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Hollywood's Newest Bogeyman: The Internet

For those of us who use it every day (or even several times a week), the Internet is nothing to be afraid of. It's a tool—and a helpful one—to broadcast information to a worldwide audience. As a writer, I've found the web enormously helpful in research, and also in the instantaneous transmission (or uploading…) of files such as this column to the pertinent parties (editors, friends, et cetera.) But to good old Hollywood, the Internet represents something more interesting than a workaday tool. Simply put, it is the latest in a long line of "science gone awry" movie bogeyman.

You recognize the "science gone awry" cliché don't you? It's probably the guiding principle of the last 70 years of genre cinema. When America tested the atom bomb, many believed science had tampered in God's domain, and Hollywood responded with 1950s films like Them (concerning gigantic ants) or The Amazing Colossal Man (about a radiation-spawned giant). Each of these films (and many, many more…) suggested that man had opened Pandora's Box by splitting the atom.

In the 1970s and 1980s, other sciences went awry too. In particular, cloning has been a bugaboo since the 1970s, in films such as The Boys from Brazil (1978) and Parts: The Clonus Horror (1979). Genetic testing also informed the horror of Embryo (1977) and that heart-warming story of oversized rabbits on the loose Night of the Lepus (1972). And who can forget Larry Cohen's paean to science gone awry: It's Alive (1973)? That production concerned mutant babies—infants mutated by x-rays, pollution, disruptions in the ozone layer, the birth control pill, and a dozen other topical scientific horrors.

With a war on terrorism, a (still) contested presidential election and stock markets tanking left and right, you'd think that there are plenty of new bogeymen for Hollywood to exploit. With all these real-life "fears," it would seem unnecessary to rely on that tried and true villain, "science gone awry," but oddly, the Internet seems to be the latest manifestation of this old nemesis. In just one week, a demonic site called threatened the populace of the world on the season finale of the Yancy Butler series Witchblade on TNT, and another "evil" web domain,, became the "last known site" visited by several murder victims in the recent big-screen release Feardotcom.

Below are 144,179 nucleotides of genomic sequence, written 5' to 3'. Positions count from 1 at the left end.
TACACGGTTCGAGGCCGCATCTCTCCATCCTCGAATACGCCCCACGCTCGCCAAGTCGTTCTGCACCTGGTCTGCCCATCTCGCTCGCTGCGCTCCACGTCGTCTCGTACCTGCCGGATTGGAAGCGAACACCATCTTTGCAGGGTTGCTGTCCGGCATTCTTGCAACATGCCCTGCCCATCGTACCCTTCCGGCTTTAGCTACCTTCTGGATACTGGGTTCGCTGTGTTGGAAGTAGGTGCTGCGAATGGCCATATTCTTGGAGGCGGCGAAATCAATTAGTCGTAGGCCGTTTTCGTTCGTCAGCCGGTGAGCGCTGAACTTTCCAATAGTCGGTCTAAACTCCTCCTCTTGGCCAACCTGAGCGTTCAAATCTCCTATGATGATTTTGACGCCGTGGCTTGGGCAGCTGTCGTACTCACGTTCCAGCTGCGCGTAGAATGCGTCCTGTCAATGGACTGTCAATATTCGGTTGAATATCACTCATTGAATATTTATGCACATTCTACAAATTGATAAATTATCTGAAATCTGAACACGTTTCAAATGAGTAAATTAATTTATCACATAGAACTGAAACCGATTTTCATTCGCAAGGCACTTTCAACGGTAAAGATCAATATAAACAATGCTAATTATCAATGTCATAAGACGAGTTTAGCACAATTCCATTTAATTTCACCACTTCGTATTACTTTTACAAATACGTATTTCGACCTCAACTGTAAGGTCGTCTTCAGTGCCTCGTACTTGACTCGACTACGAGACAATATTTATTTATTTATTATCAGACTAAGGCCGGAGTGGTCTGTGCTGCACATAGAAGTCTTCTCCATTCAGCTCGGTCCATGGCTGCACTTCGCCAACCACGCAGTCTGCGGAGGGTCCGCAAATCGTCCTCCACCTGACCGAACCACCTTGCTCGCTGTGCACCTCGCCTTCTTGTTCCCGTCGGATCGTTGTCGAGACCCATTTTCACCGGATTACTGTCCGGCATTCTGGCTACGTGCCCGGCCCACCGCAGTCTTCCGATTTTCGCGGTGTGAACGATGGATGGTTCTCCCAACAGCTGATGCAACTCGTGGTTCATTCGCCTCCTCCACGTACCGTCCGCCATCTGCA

So what's up? Do these productions represent our fear of out of control technology, or a dawning knowledge that the Internet has spread—virus-like—to the entire planet? And why is it that between a single Monday and a Friday, two major genre productions should very publicly exploit the same bogeyman? Coincidence?

An easy (and only half-serious) answer to these questions is that the Internet had it coming. Oh, and the fact that Hollywood always imitates itself. Back in 1995, Sandra Bullock exposed the world to the horrors of the worldwide web in the suspense-action film called The Net. In 1998, a little-seen syndicated series entitled Nightman (1997-1998) showcased a season long battle between a teched-up superhero and a villain named Keyes, who had invented something called "the Ultraweb." The villain's greatest accomplishment? Downloading the Grim Reaper - that's right, the bogeyman - into our unsuspecting reality. These two examples prove that the concept of "Internet as Bogeyman" isn't a new one by any means, but it is certainly an interesting synchronicity that Feardotcom and Witchblade both handled the same theme within five days of one another. It's an idea whose time has come, especially in a post September-11th America, where privacy is more at risk than ever in our history.